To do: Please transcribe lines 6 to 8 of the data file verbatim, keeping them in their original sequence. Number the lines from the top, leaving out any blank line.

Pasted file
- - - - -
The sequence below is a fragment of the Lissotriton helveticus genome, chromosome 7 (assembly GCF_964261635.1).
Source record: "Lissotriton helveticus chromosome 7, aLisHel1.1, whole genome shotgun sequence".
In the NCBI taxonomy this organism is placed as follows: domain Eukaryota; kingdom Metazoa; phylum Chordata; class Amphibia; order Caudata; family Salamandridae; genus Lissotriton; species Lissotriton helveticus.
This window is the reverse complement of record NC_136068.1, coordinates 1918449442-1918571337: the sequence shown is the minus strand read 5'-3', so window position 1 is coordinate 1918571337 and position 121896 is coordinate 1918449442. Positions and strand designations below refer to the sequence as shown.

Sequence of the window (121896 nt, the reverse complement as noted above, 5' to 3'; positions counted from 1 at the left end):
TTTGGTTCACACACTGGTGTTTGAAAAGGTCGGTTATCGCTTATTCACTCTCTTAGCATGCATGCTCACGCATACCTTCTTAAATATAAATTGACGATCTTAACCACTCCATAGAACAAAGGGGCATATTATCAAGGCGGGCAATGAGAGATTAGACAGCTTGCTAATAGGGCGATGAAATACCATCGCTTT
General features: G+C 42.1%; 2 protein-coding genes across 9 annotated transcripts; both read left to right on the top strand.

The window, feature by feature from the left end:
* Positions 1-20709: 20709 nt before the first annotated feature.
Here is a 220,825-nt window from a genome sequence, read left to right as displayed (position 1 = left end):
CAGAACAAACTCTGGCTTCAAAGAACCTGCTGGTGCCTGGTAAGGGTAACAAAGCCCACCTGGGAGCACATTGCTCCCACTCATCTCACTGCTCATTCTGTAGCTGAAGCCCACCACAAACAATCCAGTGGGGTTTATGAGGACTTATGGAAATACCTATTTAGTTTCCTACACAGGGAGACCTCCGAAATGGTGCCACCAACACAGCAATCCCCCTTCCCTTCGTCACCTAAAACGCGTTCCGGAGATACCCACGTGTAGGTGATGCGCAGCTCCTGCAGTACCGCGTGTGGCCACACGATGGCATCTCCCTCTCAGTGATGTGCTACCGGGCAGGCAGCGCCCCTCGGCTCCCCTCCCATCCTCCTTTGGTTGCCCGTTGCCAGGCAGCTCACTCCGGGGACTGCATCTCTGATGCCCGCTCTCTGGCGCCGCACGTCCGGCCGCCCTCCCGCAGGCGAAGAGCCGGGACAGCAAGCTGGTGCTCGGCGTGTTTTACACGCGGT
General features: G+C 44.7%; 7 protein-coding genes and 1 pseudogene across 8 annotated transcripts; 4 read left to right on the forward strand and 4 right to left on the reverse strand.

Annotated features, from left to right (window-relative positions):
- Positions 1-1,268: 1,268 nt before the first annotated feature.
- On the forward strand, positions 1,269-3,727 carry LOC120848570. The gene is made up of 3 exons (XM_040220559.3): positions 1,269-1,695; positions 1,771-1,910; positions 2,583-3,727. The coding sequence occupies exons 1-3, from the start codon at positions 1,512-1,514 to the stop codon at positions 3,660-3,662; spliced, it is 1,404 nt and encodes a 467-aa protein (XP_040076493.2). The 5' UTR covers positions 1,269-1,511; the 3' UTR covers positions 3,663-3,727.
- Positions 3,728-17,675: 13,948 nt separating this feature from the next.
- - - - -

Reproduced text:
TTTGGTTCACACACTGGTGTTTGAAAAGGTCGGTTATCGCTTATTCACTCTCTTAGCATGCATGCTCACGCATACCTTCTTAAATATAAATTGACGATCTTAACCACTCCATAGAACAAAGGGGCATATTATCAAGGCGGGCAATGAGAGATTAGACAGCTTGCTAATAGGGCGATGAAATACCATCGCTTT
General features: G+C 42.1%; 2 protein-coding genes across 9 annotated transcripts; both read left to right on the top strand.

The window, feature by feature from the left end: